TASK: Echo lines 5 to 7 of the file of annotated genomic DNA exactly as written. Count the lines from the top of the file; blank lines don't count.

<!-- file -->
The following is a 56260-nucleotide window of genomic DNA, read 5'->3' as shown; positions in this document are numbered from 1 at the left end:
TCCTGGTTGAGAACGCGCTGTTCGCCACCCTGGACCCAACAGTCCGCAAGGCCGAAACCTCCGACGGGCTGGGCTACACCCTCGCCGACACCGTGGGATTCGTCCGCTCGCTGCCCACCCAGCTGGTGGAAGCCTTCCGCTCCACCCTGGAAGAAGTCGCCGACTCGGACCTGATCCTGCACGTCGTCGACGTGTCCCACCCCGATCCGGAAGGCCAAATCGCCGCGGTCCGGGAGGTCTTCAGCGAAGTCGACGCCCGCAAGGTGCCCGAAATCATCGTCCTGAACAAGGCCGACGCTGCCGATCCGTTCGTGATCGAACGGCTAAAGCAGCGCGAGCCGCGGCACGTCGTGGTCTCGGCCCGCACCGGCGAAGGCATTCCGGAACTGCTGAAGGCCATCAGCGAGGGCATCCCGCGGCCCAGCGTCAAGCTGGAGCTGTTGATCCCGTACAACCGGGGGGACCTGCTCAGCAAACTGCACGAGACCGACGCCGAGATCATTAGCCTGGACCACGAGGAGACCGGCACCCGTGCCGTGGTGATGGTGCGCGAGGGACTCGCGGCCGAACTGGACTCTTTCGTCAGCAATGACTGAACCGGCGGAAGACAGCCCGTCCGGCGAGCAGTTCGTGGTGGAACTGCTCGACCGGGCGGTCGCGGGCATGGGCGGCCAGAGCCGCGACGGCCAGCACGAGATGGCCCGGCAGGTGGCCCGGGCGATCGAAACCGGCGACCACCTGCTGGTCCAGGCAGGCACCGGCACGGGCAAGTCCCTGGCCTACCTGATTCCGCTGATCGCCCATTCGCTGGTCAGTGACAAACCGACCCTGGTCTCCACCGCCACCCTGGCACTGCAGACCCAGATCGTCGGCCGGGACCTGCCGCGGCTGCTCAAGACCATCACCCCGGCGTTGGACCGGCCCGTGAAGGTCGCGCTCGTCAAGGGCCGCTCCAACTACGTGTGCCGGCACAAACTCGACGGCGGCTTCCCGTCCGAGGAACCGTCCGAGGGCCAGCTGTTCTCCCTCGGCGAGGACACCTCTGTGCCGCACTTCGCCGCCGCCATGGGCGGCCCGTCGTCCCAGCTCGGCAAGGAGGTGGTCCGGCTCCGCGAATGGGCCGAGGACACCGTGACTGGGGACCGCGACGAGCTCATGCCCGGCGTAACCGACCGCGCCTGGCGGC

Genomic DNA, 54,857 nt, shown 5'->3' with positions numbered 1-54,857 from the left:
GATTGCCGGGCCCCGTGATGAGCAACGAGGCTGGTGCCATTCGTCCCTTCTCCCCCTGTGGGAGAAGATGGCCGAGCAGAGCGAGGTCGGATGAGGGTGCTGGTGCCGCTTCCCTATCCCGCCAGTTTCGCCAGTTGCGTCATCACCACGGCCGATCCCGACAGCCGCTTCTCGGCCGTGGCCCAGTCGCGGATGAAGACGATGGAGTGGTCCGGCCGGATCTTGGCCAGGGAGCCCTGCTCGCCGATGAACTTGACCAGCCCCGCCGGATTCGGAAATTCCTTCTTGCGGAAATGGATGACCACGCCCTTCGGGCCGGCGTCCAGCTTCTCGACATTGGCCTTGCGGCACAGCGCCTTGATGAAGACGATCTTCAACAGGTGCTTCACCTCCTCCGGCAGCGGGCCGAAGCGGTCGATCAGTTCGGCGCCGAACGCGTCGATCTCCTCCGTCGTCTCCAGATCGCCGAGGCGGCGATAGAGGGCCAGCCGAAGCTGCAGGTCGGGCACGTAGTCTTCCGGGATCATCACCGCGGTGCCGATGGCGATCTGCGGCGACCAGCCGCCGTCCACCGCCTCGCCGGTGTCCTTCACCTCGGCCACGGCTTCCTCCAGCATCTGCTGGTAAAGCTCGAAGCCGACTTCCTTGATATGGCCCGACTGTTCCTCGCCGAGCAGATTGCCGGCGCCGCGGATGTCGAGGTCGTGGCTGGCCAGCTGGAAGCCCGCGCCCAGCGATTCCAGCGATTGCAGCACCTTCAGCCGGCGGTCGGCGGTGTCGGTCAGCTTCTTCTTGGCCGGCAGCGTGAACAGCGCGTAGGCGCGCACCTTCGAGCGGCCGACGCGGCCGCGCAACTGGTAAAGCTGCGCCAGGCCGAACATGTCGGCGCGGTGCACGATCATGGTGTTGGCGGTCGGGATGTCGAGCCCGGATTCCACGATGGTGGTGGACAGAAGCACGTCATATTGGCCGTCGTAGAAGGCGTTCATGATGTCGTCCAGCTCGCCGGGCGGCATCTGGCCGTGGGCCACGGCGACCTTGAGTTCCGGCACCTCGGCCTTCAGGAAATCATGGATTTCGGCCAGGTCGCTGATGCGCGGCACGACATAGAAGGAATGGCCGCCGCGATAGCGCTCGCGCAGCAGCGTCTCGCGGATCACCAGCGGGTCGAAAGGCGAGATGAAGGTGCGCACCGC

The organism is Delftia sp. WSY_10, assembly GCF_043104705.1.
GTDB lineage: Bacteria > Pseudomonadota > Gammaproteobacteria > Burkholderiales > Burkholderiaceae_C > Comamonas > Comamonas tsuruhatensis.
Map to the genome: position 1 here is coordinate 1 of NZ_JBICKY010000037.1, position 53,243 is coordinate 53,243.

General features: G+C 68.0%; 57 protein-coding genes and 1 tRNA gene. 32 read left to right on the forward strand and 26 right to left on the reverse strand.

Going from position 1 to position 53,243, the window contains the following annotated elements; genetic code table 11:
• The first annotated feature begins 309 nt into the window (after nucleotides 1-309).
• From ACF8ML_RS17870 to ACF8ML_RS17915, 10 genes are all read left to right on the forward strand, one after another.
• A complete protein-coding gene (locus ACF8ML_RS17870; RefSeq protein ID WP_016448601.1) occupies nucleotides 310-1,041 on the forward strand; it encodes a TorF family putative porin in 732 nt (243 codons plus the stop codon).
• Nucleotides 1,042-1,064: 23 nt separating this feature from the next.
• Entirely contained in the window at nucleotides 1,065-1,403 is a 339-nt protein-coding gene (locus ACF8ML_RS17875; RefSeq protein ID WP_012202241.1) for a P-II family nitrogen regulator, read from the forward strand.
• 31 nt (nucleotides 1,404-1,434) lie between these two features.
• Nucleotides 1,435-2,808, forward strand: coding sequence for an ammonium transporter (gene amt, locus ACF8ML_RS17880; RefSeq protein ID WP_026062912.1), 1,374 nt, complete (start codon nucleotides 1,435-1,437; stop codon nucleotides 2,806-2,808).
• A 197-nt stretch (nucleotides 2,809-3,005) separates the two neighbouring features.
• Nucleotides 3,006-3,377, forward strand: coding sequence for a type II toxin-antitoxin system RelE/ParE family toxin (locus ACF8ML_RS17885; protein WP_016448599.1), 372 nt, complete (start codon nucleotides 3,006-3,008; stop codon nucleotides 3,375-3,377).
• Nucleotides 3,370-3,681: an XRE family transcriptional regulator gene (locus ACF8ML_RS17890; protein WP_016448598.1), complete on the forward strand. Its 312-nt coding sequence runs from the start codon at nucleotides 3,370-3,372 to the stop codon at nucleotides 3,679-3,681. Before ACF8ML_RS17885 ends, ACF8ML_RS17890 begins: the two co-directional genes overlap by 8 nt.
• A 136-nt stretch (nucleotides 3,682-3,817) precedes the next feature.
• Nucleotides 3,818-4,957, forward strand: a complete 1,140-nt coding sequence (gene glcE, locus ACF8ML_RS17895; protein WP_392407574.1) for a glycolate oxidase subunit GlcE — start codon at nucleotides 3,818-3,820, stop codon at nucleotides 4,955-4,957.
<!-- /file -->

The organism is Delftia sp. WSY_10, assembly GCF_043104705.1.
GTDB lineage: Bacteria > Pseudomonadota > Gammaproteobacteria > Burkholderiales > Burkholderiaceae_C > Comamonas > Comamonas tsuruhatensis.
Map to the genome: position 1 here is coordinate 1 of NZ_JBICKY010000037.1, position 53,243 is coordinate 53,243.